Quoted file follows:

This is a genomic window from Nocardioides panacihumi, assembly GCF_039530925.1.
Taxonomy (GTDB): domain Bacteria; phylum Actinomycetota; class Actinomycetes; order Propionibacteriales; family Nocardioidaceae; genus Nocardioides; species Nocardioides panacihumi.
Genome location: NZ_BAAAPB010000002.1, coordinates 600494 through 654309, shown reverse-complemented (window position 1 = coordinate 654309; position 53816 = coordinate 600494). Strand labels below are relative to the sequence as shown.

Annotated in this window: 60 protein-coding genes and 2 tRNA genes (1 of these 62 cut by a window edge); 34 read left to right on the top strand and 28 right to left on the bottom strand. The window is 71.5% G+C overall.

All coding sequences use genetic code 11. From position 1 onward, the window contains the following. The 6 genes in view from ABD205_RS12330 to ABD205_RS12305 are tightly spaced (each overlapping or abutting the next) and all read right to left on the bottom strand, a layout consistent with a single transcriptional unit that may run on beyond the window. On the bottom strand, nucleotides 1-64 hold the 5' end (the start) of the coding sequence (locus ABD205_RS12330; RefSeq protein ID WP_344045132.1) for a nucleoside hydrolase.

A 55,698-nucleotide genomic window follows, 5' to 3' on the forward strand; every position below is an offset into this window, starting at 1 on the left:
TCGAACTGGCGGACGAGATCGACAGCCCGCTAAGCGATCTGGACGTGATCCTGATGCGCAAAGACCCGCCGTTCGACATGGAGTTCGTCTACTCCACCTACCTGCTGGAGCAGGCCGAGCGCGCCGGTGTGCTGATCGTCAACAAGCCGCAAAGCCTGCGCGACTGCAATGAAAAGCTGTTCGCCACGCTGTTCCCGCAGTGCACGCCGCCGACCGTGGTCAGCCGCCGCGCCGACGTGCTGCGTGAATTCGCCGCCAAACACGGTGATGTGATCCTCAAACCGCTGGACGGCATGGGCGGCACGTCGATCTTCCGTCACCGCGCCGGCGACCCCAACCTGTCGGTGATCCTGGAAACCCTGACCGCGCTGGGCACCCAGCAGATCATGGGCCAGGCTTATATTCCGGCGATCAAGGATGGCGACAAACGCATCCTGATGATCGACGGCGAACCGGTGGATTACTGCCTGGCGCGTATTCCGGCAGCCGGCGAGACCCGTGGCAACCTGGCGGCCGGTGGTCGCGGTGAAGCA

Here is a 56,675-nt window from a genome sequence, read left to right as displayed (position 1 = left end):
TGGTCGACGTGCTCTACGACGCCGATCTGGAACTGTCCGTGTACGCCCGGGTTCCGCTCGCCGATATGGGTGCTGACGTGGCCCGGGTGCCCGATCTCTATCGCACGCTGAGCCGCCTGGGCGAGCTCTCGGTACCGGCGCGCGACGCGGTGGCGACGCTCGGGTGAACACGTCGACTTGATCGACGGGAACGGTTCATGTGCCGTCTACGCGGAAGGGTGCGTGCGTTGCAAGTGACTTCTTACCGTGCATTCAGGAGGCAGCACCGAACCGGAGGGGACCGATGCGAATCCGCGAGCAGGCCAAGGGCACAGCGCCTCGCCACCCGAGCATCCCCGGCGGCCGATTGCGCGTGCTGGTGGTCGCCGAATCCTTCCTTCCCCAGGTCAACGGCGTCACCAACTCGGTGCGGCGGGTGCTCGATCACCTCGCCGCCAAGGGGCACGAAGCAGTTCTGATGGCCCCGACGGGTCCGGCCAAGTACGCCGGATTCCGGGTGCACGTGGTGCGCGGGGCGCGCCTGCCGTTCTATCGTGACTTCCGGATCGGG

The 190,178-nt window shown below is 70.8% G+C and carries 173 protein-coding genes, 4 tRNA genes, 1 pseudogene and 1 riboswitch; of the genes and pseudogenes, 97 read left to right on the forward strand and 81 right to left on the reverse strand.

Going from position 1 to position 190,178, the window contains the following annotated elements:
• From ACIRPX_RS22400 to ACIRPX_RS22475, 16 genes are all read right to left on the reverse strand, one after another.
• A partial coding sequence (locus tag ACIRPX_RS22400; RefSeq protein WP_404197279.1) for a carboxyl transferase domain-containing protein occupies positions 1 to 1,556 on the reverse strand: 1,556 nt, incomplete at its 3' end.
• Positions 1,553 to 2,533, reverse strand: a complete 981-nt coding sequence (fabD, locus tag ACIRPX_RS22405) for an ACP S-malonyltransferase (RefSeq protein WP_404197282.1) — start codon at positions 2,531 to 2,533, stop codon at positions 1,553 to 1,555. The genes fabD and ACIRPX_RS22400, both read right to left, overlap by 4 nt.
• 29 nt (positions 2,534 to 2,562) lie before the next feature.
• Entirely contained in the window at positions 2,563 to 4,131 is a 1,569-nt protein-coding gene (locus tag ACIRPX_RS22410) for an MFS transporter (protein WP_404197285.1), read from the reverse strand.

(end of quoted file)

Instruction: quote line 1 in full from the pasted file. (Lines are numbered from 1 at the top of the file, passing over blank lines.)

This is a genomic window from Nocardioides panacihumi, assembly GCF_039530925.1.